Having failed to earlier get a universal banking licence, the Chennai-based Shriram Group, which has a cluster of companies offering financial services, is now keen to apply for a small bank licence or a wholesale consumer banking one. Only, though, if it means they can carry on with their existing business.
“We have written to the Reserve Bank of India (RBI) if one promoter can float multiple banks with different managements and different boards,” said G S Sundararajan, group director. “In case it is allowed, we would be keen to look at wholesale consumer banks and small banks as well.”
In a major shift in its traditional stance on bank licensing, RBI has said it would allow niche banking activities and invite applications for differentiated licences, along with those for a universal lender. It has already issued proposed norms on payment banks and small banks.
|AIMING AT MULTIPLE POINTS|
The Nachiket Mor panel’s report on comprehensive financial services for small businesses and low income households has talked about wholesale consumer banks and wholesale investment banks. Draft guidelines on the latter bank are yet to come out. Sundararajan said if guidelines on wholesale consumer banks don’t hamper the current operations of the group’s businesses, they’d be more keen on this as compared to other differentiated banks.
The Rs 76,000-crore group is keen to get into the banking space, as it believes this is a gap in what it offers. Its hurdle is that RBI norms mandate converting an existing non-banking finance company (NBFC) into a bank, for no other entity in a group is allowed to offer products that a bank can. In the previous round of applications for a (universal) banking licence, Shriram Capital had told RBI towards the end that it was not comfortable with the regulation which mandated the merging of Shriram Transport Finance Corporation and Shriram City Union into the bank, in case a licence was granted.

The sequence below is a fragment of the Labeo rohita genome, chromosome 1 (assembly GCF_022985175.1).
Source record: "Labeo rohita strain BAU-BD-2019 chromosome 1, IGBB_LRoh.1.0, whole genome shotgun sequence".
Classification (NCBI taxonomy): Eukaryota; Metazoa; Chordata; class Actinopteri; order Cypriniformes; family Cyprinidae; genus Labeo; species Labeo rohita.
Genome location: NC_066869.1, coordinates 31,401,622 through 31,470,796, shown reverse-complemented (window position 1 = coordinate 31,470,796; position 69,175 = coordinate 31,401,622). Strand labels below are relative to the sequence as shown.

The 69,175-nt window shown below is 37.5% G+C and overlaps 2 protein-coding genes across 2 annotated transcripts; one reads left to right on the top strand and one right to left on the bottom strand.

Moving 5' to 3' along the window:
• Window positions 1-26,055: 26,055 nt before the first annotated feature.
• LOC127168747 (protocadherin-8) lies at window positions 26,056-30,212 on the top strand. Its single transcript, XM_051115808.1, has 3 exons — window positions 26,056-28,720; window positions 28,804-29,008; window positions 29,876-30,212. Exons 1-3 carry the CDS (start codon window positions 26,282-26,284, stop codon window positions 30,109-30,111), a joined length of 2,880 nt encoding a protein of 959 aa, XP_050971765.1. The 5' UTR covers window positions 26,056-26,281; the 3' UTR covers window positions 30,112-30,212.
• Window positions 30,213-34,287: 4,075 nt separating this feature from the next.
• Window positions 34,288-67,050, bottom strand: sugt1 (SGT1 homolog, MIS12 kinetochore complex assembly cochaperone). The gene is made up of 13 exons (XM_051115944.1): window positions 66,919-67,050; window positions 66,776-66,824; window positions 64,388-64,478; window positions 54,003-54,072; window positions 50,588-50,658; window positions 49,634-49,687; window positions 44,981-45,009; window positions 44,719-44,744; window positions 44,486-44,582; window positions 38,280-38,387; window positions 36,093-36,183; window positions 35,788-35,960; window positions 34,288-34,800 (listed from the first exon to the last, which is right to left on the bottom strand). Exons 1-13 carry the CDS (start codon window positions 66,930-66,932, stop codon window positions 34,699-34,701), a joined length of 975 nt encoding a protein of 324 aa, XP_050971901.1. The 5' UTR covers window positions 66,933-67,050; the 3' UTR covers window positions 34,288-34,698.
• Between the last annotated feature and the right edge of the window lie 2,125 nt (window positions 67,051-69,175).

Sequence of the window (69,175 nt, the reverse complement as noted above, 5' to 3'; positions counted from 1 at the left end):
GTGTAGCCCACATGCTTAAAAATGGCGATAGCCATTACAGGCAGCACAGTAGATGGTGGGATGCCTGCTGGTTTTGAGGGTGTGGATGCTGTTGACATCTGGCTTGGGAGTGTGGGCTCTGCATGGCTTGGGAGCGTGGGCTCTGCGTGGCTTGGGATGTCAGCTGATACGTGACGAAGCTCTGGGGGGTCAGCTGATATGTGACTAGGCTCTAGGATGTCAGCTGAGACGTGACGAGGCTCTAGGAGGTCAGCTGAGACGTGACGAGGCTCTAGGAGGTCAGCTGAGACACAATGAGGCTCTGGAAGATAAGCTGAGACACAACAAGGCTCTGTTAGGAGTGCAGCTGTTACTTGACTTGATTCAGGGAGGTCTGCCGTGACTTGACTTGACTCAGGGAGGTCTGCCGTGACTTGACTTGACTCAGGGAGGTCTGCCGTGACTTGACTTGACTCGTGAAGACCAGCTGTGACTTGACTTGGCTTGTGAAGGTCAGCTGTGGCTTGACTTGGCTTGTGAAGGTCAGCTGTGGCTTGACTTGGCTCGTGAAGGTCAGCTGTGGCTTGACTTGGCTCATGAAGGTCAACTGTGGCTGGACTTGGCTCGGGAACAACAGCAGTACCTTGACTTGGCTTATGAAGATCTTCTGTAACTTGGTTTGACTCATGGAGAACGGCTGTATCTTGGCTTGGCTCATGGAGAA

Apart from the promoter status, the company has asked for some more clarifications on small banks. “For instance, we have asked what geography we should look at. The draft also said you will have to ring-fence the NBFC operation in that particular geography; what exactly does that mean? Does it mean we cannot do any more business there or we can do so in both the entities separately?” added Sundararajan.
He said there’d also been issues regarding the provisioning norms and the area of operations. “Why should we have SLR (statutory liquidity ratio), CRR (cash reserve ratio) requirements when we will be a financial inclusion bank? And, if it is going to cater to the priority sector for 50-60 per cent, why should there be SLR, CRR requirements anyway? Similarly, what are the geographies that can be covered by small banks? It says contiguous district/states — does it mean contiguous district and states or does it mean either districts or states?” he asked.
The group is very clear that it will apply for a licence only if their existing business is not hampered.”If we have to transfer our existing business into banks, it does not work for us. This will mean depriving our customer of credit for a considerable period of time till we build our deposit base,” explained Sundararajan.